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Greenwich Sacred Heart Students Grab EPA Award for Organic Fertilizer

Mary Musolino, Katherine Siciliano and Madison Miles at the White House getting an environmental award.

Two students from Sacred Heart school in Greenwich were given an award by the U.S. Environmental Protection Agency for developing an organic fertilizer using orange and banana peels.

When Katherine Siciliano learned that chemical fertilizers were harming water ecosystems, she decided to do something about it.

"We dried the bananas and orange peels in a food dehydrator and then we ground it up and put it in vegetarian biodegradable gel capsules," Siciliano said.

Chemical fertilizers can run-off into water and create algae blooms. Once the algae die, bacteria eats it and sucks up all the oxygen. The lack of oxygen leads to dead zones where nothing can live.

So Siliciliano and her classmate, Madison Miles, learned that orange and banana peels could fertilize the soil without the problem of harming water systems.

There was also another benefit.

"Bananas are also known to purify water, should there be any copper or lead in it," Siciliano said.

She said their experiment showed the peels helped plants grow as fast as plants that were fertilized with a popular commercial product. They named their product Nutrasafe, and it earned them an award from the EPA for, quote, "outstanding contributions to environmental education and stewardship."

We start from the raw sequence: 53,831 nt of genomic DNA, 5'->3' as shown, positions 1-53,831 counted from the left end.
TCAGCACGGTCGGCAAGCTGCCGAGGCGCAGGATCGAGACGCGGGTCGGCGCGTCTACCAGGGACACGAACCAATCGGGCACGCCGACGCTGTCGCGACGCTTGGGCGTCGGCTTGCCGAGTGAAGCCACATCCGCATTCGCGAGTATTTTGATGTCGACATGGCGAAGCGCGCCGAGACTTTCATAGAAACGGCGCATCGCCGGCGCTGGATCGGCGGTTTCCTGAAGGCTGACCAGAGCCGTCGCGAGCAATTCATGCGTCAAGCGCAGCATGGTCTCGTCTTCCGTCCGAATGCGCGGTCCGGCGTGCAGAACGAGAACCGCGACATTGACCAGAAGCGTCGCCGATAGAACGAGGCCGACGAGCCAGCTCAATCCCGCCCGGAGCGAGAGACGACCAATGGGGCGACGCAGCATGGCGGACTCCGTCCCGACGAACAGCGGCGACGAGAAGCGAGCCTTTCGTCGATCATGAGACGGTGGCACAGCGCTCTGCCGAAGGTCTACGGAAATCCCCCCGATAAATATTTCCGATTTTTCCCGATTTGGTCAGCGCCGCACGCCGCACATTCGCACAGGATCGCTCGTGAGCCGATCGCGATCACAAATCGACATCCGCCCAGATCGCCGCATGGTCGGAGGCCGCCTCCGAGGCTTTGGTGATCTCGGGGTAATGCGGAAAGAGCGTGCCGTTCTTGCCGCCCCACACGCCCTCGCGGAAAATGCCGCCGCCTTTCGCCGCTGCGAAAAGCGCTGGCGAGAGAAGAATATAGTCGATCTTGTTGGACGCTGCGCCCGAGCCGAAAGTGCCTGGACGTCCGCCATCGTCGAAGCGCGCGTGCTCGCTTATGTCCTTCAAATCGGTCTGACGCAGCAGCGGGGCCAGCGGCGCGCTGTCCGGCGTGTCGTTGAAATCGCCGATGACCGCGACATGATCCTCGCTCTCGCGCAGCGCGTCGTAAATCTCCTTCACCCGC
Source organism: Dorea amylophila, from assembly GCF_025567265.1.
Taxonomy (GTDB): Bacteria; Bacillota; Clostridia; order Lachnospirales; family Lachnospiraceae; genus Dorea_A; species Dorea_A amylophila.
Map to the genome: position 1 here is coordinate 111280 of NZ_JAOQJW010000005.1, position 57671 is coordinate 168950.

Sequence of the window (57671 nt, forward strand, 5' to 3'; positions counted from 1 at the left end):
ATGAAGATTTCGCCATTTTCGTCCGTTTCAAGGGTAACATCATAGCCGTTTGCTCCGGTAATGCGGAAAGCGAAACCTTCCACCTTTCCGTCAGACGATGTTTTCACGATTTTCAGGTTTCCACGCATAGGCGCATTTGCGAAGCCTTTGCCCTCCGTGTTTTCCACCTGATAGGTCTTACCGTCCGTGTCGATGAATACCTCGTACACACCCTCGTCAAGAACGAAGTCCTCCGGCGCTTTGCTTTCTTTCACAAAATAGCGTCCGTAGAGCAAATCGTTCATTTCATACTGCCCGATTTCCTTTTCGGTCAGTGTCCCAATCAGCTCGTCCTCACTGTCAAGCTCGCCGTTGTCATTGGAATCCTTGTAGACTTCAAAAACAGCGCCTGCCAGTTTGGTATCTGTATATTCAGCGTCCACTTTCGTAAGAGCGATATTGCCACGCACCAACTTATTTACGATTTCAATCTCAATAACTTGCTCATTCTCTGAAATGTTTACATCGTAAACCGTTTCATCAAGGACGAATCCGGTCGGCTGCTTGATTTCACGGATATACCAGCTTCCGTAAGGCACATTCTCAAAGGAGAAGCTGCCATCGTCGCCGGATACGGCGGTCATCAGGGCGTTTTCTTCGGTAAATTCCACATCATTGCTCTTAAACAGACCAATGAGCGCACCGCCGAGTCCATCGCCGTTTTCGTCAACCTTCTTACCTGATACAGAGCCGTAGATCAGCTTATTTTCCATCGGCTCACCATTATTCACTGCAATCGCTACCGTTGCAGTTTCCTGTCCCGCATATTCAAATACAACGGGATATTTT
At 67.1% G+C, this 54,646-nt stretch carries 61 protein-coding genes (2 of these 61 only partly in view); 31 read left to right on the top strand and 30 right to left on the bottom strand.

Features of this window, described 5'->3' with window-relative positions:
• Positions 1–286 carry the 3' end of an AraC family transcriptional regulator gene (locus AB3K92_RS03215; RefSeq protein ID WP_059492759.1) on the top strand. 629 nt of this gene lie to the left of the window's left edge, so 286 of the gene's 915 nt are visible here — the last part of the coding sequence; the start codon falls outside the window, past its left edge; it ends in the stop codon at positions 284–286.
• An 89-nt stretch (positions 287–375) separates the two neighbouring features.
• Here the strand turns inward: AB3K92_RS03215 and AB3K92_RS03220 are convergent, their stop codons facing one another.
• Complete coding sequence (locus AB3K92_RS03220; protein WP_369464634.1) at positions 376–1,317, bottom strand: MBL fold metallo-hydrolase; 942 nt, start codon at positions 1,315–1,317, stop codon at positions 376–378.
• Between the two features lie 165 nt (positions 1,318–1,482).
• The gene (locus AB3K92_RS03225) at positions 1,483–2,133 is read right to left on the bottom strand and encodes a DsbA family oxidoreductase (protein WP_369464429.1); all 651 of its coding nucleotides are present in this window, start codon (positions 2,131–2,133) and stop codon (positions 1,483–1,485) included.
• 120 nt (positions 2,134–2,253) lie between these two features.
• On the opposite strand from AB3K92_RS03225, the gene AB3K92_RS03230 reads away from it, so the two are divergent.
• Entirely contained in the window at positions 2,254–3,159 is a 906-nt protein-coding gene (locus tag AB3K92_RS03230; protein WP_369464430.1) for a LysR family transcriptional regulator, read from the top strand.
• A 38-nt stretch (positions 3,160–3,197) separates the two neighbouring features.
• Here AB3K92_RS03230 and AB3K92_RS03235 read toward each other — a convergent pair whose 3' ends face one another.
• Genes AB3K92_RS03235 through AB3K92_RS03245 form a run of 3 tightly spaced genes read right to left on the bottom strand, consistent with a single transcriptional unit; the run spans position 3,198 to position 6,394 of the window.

Their teacher, Mary Musolino, went with them to Washington, D.C. in August to get the prize.

"We were just so thrilled," she said. "The girls were just so excited. So it was a great moment. This was the first year we entered this competition and to be recognized, you know, the first year, is just amazing."

Madison Miles is now a freshman at Cornell, and Katherine Siciliano is at Boston University. They said they want to offer Nutrasafe for schools to use in gardens, and to help younger students understand why it works.

David finds and tells stories about education and learning for WNPR radio and its website. He also teaches journalism and media literacy to high school students, and he starts the year with the lesson: “Conflicts of interest: Real or perceived? Both matter.” He thinks he has a sense of humor, and he also finds writing in the third person awkward, but he does it anyway.

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